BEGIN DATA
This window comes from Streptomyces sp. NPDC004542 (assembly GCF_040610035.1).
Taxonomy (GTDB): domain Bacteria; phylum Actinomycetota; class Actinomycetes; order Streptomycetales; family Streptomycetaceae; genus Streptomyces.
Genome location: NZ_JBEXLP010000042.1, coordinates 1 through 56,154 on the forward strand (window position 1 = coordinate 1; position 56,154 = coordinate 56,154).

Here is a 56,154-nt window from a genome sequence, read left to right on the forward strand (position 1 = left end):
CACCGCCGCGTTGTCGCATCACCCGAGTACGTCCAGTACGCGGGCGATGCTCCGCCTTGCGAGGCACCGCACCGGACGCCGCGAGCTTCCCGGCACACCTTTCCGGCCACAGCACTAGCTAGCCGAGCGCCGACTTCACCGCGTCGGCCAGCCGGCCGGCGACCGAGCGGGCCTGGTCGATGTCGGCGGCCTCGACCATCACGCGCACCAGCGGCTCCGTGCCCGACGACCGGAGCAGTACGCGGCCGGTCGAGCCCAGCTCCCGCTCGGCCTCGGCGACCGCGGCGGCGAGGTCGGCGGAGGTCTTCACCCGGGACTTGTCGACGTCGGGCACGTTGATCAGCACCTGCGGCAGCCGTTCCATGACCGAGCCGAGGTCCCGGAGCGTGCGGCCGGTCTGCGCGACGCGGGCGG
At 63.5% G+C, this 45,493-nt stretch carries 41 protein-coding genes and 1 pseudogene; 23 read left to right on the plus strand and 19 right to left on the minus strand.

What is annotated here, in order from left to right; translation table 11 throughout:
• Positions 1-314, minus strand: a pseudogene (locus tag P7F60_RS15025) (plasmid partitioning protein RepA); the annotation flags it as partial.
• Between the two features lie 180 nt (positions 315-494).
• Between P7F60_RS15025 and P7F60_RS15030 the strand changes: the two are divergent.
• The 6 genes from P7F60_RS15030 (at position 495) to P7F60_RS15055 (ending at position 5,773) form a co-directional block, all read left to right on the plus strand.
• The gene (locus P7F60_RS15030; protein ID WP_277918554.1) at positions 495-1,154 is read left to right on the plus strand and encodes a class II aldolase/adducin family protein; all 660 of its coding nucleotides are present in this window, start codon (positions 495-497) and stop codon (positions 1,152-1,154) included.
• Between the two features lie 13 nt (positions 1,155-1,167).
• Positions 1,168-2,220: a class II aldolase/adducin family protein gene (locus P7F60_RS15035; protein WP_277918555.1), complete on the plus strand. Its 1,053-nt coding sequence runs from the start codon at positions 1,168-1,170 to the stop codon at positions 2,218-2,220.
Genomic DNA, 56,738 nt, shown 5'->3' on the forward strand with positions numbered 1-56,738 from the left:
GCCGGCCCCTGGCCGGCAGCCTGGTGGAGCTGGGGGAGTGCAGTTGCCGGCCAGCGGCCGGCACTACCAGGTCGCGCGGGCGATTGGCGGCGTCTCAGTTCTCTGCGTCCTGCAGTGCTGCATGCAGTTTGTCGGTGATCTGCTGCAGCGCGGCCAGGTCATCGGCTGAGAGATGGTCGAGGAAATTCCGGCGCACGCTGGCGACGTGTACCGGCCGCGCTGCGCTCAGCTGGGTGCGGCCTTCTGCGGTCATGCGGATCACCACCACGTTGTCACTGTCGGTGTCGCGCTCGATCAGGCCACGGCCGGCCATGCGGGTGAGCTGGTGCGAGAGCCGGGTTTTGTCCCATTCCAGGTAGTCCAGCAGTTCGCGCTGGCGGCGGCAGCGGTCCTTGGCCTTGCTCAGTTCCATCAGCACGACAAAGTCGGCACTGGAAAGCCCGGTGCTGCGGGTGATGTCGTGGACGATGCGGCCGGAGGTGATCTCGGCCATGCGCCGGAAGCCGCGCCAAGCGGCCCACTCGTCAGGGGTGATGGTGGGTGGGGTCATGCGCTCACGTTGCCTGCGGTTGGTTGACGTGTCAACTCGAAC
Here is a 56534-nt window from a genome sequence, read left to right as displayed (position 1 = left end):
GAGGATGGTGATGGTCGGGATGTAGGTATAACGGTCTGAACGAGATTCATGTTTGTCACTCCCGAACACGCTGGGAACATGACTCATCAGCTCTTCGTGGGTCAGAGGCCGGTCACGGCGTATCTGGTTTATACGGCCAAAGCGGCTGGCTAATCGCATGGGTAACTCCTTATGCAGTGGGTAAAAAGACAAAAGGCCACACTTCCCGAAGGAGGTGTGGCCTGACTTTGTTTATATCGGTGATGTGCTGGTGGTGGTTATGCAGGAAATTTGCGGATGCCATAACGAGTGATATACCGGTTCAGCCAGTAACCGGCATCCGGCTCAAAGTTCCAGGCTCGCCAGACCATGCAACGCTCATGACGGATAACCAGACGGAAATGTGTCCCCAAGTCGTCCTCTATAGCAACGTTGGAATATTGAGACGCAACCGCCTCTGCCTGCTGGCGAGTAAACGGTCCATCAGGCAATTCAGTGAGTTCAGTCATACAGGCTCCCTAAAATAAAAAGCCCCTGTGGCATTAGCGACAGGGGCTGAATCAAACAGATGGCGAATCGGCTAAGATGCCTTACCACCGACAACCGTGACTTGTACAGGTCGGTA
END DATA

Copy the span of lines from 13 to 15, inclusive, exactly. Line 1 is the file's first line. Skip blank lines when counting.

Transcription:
• Between the two features lie 13 nt (positions 1,155-1,167).
• Positions 1,168-2,220: a class II aldolase/adducin family protein gene (locus P7F60_RS15035; protein WP_277918555.1), complete on the plus strand. Its 1,053-nt coding sequence runs from the start codon at positions 1,168-1,170 to the stop codon at positions 2,218-2,220.
Genomic DNA, 56,738 nt, shown 5'->3' on the forward strand with positions numbered 1-56,738 from the left: